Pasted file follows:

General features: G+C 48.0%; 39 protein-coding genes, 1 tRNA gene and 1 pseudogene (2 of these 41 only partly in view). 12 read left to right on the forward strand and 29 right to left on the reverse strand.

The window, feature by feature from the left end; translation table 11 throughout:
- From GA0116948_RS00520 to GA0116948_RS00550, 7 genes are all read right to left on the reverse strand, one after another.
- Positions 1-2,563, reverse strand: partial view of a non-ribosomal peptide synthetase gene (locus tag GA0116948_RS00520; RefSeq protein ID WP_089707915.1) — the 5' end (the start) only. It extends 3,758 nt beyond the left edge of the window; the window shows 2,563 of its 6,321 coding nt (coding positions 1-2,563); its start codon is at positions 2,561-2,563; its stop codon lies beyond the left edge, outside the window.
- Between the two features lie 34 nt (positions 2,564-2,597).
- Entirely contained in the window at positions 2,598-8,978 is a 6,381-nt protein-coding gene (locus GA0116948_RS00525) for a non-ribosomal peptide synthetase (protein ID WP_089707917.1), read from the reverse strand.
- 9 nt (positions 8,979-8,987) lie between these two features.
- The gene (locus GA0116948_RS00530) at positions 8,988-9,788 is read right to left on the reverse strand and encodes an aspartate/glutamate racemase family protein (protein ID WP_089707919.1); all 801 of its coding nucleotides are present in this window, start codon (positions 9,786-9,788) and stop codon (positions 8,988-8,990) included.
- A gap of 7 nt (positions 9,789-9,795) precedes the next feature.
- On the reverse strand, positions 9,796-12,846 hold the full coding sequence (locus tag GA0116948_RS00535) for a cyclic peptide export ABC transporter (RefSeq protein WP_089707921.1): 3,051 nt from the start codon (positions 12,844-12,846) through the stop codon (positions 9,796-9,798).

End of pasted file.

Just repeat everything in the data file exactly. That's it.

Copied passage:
General features: G+C 48.0%; 39 protein-coding genes, 1 tRNA gene and 1 pseudogene (2 of these 41 only partly in view). 12 read left to right on the forward strand and 29 right to left on the reverse strand.

The window, feature by feature from the left end; translation table 11 throughout:
- From GA0116948_RS00520 to GA0116948_RS00550, 7 genes are all read right to left on the reverse strand, one after another.
- Positions 1-2,563, reverse strand: partial view of a non-ribosomal peptide synthetase gene (locus tag GA0116948_RS00520; RefSeq protein ID WP_089707915.1) — the 5' end (the start) only. It extends 3,758 nt beyond the left edge of the window; the window shows 2,563 of its 6,321 coding nt (coding positions 1-2,563); its start codon is at positions 2,561-2,563; its stop codon lies beyond the left edge, outside the window.
- Between the two features lie 34 nt (positions 2,564-2,597).
- Entirely contained in the window at positions 2,598-8,978 is a 6,381-nt protein-coding gene (locus GA0116948_RS00525) for a non-ribosomal peptide synthetase (protein ID WP_089707917.1), read from the reverse strand.
- 9 nt (positions 8,979-8,987) lie between these two features.
- The gene (locus GA0116948_RS00530) at positions 8,988-9,788 is read right to left on the reverse strand and encodes an aspartate/glutamate racemase family protein (protein ID WP_089707919.1); all 801 of its coding nucleotides are present in this window, start codon (positions 9,786-9,788) and stop codon (positions 8,988-8,990) included.
- A gap of 7 nt (positions 9,789-9,795) precedes the next feature.
- On the reverse strand, positions 9,796-12,846 hold the full coding sequence (locus tag GA0116948_RS00535) for a cyclic peptide export ABC transporter (RefSeq protein WP_089707921.1): 3,051 nt from the start codon (positions 12,844-12,846) through the stop codon (positions 9,796-9,798).